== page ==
How changes in the Arctic shape global weather patterns

10/26/2023 – Weather instabilities in the Arctic and changes in air temperature in distant regions such as California and Southwest China are linked, an international team of researchers reveals. Their study has been published in Nature Communications. The scientists also demonstrate that increased day-to-day irregularities in Arctic sea ice cover are caused by the Arctic’s rapid sea ice decline.
How changes in the Arctic shape global weather patterns
Photo by Christian Pfeifer on Unsplash

The researchers discovered notable long-distance linkages of weather events, called teleconnections, between the Arctic and Southwest China as well es between the Arctic and California. Both teleconnections are characterized by wind anomalies, indicating that changes in air temperature in remote regions can influence Arctic sea ice. According to the analysis, the evolution of air temperature in Southwest China and in California can influence the daily weather variability of Arctic sea ice. Conversely, changes in Arctic sea ice can also impact temperature fluctuations in California, albeit to a lesser extent. 

The researchers from Beijing University of Posts and Telecommunications, Beijing Normal University, Potsdam Institute for Climate Impact Research (PIK) and University of Alaska Fairbanks verified the existence of these teleconnections by constructing a multivariate climate network framework. Their analysis method combines the directions and distribution patterns of teleconnections enabling them to evaluate their intensity and to identify sensitive regions using global daily surface air temperature data from the past 40 years. Weather variability linked to the day-to-day changes in the ice cover has increased within a substantial region of the Arctic, the research shows. The scientists also observed significant trends that indicate an enhanced instability of the sea ice cover during the melt season under global warming.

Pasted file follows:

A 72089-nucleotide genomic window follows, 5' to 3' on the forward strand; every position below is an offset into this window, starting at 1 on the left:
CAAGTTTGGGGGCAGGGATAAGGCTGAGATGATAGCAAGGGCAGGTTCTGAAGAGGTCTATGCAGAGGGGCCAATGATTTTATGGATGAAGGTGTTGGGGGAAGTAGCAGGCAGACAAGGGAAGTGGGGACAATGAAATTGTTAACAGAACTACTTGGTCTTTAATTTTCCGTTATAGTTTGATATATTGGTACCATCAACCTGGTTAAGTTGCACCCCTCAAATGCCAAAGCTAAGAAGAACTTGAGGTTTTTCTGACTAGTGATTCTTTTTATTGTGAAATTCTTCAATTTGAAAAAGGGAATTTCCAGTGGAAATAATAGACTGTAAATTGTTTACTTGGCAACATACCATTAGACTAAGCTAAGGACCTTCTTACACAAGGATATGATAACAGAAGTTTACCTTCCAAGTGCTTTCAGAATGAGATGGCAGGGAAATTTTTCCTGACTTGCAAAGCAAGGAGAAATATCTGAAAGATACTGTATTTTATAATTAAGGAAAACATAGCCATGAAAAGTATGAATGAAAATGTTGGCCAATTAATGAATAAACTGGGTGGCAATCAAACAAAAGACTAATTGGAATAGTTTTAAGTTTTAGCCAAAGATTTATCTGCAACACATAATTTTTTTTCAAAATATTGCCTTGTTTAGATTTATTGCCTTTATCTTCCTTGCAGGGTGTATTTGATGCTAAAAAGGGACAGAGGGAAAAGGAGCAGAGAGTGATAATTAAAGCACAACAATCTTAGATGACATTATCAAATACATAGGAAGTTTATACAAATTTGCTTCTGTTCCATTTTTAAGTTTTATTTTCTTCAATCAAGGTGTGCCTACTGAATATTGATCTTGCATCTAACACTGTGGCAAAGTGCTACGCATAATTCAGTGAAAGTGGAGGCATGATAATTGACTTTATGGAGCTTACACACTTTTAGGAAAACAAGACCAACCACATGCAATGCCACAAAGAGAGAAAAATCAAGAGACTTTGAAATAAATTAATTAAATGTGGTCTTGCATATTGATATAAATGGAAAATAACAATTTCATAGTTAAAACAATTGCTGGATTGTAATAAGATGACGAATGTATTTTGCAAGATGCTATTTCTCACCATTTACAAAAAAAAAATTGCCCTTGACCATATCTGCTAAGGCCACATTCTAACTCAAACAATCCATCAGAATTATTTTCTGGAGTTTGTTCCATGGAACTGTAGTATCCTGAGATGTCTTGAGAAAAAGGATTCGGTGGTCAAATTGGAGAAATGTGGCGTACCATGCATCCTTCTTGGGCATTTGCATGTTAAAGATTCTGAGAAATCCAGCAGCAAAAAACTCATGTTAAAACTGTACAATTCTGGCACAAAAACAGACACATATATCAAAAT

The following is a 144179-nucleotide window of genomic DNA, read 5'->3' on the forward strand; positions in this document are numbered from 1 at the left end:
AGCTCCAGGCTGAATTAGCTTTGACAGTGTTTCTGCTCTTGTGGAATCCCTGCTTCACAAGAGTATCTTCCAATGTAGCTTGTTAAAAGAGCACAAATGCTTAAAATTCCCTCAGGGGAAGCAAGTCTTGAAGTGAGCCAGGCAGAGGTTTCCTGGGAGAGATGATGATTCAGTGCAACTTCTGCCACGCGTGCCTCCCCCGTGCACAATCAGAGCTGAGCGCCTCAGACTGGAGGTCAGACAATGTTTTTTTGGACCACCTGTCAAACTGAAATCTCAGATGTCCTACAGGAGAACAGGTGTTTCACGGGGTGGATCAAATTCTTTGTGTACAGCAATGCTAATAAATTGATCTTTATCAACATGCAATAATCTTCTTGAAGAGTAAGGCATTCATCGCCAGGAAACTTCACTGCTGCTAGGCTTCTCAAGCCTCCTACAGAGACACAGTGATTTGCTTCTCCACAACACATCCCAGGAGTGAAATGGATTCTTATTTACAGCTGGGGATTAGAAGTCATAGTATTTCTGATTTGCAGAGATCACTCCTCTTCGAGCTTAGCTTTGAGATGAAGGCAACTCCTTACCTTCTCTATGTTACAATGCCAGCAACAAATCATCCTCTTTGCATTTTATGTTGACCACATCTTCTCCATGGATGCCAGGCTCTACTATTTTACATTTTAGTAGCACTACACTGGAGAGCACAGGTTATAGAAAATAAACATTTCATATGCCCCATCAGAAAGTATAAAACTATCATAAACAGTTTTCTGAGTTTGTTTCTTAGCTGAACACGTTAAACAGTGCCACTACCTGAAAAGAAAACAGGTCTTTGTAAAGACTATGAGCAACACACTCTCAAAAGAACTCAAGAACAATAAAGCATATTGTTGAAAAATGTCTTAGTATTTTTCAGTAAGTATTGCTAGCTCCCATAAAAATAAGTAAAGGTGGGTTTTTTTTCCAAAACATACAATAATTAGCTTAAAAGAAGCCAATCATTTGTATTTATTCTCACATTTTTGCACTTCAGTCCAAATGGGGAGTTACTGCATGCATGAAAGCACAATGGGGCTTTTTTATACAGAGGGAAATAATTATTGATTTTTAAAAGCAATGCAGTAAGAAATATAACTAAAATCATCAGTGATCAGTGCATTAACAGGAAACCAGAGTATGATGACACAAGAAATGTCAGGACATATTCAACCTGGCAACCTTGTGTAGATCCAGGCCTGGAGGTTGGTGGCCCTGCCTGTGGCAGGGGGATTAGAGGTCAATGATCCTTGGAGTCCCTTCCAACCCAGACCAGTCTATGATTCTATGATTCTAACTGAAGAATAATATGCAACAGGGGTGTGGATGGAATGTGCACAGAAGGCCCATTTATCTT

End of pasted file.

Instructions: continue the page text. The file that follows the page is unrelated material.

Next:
“In this study, we've integrated two cutting-edge mathematical techniques to delve deep into the intricate network of weather interactions. These methods have enabled us to uncover patterns and correlations that might have been otherwise elusive, and they underscore the potential of modern computational tools in climate research”, says co-author Jingfang Fan from PIK and Beijing Normal University. 

“This research is a clarion call to the global community. Understanding the mechanisms by which Arctic changes affect weather across the world is not just academic—it's crucial for future planning, whether it's in agriculture, urban development, or disaster preparedness”, co-author Jürgen Kurths from PIK adds. 

In a second study, recently published in the scientific journal CHAOS, researchers from Potsdam and Beijing applied the same method, using climate network analysis to uncover patterns in climate events driven mainly by atmospheric Rossby waves, large-scale airstreams circling the globe. They identified areas significantly affected by these interconnected events within regions like southeastern Australia and South Africa. They also discovered that these teleconnections are becoming stronger over time, the extent and intensity of their impact having increased more prominently in the Southern Hemisphere during the past 37 years. Both studies have a strong potential for substantially improved forecasts of extreme climate events.


 Jun Meng, Jingfang Fan, Uma S. Bhatt & Jürgen Kurths (2023): Arctic weather variability and connectivity. Nature Communications [DOI: 10.1038/s41467-023-42351-x]

Link to the article in Nature Communications: